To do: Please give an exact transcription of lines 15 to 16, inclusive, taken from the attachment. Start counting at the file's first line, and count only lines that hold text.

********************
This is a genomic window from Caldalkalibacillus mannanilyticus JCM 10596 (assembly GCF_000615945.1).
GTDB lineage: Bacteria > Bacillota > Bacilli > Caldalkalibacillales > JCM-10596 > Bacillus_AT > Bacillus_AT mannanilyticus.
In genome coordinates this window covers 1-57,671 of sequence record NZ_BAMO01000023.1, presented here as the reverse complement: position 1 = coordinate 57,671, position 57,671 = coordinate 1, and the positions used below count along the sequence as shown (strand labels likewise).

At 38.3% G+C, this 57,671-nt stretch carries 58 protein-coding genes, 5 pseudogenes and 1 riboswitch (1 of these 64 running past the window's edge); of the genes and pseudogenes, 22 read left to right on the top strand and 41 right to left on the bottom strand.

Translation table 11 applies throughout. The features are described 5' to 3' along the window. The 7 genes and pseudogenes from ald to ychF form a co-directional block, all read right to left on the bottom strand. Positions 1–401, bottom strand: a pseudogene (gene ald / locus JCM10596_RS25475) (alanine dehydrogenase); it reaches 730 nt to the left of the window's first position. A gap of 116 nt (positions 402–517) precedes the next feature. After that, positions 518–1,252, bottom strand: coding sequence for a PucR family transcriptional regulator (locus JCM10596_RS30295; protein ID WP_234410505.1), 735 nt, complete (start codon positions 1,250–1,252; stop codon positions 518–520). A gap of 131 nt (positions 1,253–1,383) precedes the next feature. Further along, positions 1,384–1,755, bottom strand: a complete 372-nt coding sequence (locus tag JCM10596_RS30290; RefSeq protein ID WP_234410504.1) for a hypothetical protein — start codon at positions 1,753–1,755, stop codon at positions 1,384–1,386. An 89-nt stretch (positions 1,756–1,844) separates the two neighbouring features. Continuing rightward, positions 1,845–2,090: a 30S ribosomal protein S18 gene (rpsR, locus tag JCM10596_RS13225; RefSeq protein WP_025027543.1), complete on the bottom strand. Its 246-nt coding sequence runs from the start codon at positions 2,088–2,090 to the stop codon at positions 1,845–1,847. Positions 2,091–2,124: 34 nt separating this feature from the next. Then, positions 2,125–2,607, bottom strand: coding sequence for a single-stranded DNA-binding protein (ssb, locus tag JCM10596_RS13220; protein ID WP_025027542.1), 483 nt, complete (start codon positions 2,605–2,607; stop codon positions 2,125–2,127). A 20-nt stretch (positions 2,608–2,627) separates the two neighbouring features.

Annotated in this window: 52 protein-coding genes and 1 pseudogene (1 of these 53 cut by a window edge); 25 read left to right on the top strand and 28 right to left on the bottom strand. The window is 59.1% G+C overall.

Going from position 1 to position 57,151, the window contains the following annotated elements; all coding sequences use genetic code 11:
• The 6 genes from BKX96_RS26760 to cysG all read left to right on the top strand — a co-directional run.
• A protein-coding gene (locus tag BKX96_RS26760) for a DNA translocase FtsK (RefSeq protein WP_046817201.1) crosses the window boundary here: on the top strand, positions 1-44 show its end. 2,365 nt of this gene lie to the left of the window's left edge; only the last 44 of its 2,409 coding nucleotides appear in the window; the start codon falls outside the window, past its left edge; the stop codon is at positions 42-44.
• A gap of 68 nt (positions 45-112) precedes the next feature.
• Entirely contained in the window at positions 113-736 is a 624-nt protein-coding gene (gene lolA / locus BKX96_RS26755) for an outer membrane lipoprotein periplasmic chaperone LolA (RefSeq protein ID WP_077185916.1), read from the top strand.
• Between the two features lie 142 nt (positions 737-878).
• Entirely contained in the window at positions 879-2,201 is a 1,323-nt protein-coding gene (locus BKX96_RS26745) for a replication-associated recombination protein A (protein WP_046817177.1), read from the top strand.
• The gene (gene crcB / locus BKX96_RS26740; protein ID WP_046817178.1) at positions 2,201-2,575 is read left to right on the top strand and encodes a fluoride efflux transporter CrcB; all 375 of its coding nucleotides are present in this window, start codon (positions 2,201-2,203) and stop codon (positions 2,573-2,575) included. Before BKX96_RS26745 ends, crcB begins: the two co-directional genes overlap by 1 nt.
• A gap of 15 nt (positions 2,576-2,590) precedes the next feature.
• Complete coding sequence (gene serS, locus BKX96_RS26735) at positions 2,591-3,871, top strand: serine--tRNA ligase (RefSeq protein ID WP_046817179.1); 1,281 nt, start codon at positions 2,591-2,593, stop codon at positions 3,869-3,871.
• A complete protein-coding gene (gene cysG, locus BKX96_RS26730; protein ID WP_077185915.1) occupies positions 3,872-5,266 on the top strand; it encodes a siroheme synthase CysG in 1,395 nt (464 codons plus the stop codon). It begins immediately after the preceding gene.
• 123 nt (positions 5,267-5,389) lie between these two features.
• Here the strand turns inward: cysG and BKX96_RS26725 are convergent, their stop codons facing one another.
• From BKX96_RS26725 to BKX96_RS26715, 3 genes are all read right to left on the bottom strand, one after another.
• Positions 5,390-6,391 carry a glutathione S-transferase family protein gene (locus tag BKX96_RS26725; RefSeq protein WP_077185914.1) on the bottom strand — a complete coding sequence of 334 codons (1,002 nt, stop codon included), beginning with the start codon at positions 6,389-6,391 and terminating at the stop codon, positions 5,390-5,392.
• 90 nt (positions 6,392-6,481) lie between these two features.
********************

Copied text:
• A gap of 15 nt (positions 2,576-2,590) precedes the next feature.
• Complete coding sequence (gene serS, locus BKX96_RS26735) at positions 2,591-3,871, top strand: serine--tRNA ligase (RefSeq protein ID WP_046817179.1); 1,281 nt, start codon at positions 2,591-2,593, stop codon at positions 3,869-3,871.